John McCullagh April 30, 2004
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The last two decades of the nineteenth century saw pivotal change that presaged the revolution to come.  The founding of the Home Rule League in 1873 began a decade of agitation centring on this, and on the land question, under the leadership of Michael Davitt of the Land League.

 


Parnell led eighty-five Home Rulers at Westminster.  John F Small’s election as nationalist M.P. for South Down followed the reform and extension of the franchise in 1884.  The introduction of a bill by British Prime Minister William Gladstone in 1886 to grant Home Rule to Ireland precipitated a crisis.  He had already set out on a course to settle the land question in Ireland.  There was also the beginning of a Gaelic revival, and the Fenian question had never quite gone away.  Yet all the while mass emigration continued apace and those who stayed on to work the land continued to labour under iniquitous landlords imposing rack rents for land that was never rightfully theirs.

Although a whole new system of Local Government was mooted and was to be effected within a decade, the people were still then subject to appointed Local Government Board Inspectors.  One such was Mr Richard T. Hamilton Esq. resident of Newtownards who held property in the townland of Cornonagh, Crossmaglen.  Sustained campaigning under the Land League had effected, countrywide, some rent reduction from the exorbitant rates set in better times.  Hamilton, whose land was – according to an anonymous contributor to the Dundalk Democrat of 1887 – equally divided between rocks and bogs, had originally acquiesced in a 20% rent reduction but followed a different path after 1883 when he appointed H. D. M. Barton of Dundalk as his agent.  The significance of this appointment is that the agent was a relative of a previous land agent in the area, Mr Robert Lindsay Mauleverer, who was murdered on the 23rd May 1850 at Crievekeeran near Crossmaglen.  Evicted tenants later alleged that they were the innocent victims of his vengeful spree. 

Describing the land, and the tenants’ campaign for justice, the letter writer explained,  ‘In many cases they had to carry earth a mile or more on their backs to cover the bare and barren rocks in order to make them fertile.  Even so, only small patches of a few perches can be laboured.  The rent they are forced to pay comes not from the land but from the wages of children who often go into service aged ten or eleven or from fathers or grown-up sons who labour for wages in England or Scotland.’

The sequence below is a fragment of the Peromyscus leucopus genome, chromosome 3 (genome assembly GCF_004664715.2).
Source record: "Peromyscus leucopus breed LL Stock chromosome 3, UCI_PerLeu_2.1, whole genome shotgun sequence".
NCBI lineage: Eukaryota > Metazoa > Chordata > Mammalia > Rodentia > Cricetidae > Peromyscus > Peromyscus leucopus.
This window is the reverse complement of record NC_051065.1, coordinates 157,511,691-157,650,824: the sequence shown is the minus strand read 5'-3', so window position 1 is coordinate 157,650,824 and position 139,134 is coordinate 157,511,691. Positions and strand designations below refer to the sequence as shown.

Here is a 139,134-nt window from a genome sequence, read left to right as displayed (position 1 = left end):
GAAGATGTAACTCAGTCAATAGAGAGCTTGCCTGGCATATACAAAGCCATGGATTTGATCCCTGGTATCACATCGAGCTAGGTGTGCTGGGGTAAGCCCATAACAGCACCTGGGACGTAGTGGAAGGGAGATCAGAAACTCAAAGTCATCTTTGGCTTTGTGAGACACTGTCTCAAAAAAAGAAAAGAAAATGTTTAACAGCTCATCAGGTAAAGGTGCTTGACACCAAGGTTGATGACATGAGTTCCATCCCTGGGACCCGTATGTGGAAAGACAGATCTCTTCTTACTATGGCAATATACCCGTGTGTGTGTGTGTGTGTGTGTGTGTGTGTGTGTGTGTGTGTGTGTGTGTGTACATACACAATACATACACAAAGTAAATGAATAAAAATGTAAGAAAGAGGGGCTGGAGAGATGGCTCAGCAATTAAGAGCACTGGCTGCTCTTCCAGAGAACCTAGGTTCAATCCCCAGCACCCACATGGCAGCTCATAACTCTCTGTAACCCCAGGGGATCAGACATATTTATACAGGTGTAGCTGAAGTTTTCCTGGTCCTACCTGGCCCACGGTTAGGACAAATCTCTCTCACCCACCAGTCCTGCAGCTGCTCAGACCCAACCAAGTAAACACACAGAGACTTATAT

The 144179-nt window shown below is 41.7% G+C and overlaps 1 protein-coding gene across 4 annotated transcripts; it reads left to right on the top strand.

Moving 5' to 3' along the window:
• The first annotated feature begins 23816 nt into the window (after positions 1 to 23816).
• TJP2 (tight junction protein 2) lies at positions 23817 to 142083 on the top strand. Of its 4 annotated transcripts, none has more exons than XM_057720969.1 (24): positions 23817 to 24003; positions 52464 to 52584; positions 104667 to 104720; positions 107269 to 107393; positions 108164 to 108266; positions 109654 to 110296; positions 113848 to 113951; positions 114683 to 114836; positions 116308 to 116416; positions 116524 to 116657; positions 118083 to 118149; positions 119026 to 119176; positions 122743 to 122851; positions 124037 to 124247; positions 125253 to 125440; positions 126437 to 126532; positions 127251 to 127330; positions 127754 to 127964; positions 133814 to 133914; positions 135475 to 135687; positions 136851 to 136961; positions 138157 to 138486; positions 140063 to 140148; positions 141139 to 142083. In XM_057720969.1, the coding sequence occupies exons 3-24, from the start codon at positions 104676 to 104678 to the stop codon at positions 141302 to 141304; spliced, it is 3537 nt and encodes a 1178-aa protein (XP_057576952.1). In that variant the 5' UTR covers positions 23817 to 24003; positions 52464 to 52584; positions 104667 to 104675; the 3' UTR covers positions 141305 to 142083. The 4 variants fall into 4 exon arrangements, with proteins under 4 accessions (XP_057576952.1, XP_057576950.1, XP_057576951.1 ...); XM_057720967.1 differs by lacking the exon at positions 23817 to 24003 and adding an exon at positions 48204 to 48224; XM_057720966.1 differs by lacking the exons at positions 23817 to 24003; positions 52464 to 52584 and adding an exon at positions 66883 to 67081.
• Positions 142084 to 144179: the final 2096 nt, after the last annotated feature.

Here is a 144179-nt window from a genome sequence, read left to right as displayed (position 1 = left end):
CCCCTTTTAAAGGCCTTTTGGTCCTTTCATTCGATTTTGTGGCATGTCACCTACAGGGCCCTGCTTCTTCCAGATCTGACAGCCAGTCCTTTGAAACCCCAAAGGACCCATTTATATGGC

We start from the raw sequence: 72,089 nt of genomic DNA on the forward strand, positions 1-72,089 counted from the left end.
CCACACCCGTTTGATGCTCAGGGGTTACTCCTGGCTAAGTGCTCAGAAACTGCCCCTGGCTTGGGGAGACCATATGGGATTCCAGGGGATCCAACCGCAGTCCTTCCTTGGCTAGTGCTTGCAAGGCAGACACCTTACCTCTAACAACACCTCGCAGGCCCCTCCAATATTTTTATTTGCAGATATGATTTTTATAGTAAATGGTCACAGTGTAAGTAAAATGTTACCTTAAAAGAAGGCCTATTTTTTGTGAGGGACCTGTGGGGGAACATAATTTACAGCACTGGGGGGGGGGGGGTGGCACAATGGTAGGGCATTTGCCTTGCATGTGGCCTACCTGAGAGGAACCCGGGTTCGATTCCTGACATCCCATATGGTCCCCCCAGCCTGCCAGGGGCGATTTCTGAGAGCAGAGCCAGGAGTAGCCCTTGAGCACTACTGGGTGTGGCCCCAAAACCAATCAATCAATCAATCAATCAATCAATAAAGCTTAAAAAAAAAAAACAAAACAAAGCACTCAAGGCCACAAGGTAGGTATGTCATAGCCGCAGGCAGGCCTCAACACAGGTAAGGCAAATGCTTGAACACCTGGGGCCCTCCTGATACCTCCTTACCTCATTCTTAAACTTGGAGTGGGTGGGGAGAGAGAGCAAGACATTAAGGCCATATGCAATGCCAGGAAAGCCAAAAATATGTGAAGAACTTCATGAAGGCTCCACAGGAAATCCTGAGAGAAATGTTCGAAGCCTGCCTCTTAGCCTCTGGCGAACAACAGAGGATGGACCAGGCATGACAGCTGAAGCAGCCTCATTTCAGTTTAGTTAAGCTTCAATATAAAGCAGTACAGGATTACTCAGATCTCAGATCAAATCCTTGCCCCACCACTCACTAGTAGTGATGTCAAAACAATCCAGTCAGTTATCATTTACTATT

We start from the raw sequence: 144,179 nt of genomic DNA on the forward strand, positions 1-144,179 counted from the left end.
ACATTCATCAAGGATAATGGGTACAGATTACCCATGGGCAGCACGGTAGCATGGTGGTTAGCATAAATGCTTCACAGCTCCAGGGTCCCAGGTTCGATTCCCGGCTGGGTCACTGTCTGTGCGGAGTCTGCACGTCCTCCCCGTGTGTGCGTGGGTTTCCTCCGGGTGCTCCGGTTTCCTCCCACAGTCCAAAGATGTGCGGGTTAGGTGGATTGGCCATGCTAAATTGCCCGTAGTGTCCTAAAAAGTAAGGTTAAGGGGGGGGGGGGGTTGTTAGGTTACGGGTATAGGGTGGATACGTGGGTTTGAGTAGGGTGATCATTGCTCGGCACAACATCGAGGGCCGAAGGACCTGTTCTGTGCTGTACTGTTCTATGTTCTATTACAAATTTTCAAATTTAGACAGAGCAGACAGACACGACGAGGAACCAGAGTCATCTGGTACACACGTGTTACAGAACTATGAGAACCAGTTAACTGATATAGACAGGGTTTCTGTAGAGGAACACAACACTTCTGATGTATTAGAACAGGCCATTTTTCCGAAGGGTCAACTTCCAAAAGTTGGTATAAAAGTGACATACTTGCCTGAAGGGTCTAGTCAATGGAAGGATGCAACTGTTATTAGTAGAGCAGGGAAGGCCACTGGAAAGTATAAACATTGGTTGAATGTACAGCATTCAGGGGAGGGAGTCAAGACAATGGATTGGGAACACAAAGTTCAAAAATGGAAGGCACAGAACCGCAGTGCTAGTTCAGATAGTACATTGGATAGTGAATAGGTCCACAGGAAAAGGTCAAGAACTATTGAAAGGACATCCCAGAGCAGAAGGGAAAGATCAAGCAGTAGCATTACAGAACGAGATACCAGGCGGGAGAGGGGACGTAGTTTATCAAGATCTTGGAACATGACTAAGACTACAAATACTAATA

No appeals for clemency were entertained.  Mr Jeffers of the Board recommended the intervention of the Relieving Officer for the Dundalk Poor Law Union within which district Cornonagh lay.  In the first week of August 1888 he reported to the Board that Hamilton, amid torrents of rain on a Friday and Saturday in July had eleven of his tenants evicted.  The family heads were:  Peter Conlon, Mary McGeeney, Thomas Lavell, Matthew Herity, Michael Morgan, Patrick McGeeney, Sarah McDonnell, Patrick Morgan, Patrick Murphy and Owen Trainor.

They were entitled to outdoor relief for a period not exceeding one month.  The tenants were ordered to pay legal costs and being homeless and destitute, had their miserable belongings sold towards defraying this cost.  Nor were they allowed to harvest the crop they had sowed on their land. 

The present writer is ignorant of their fate beyond this point but it must be assumed some, if not all, ended up as paupers within the workhouse walls. 

The grander scheme of nascent political change surely meant little in their miserable lives, as so often happens to the poor and the powerless.

… Crossmaglen 1838 ? …

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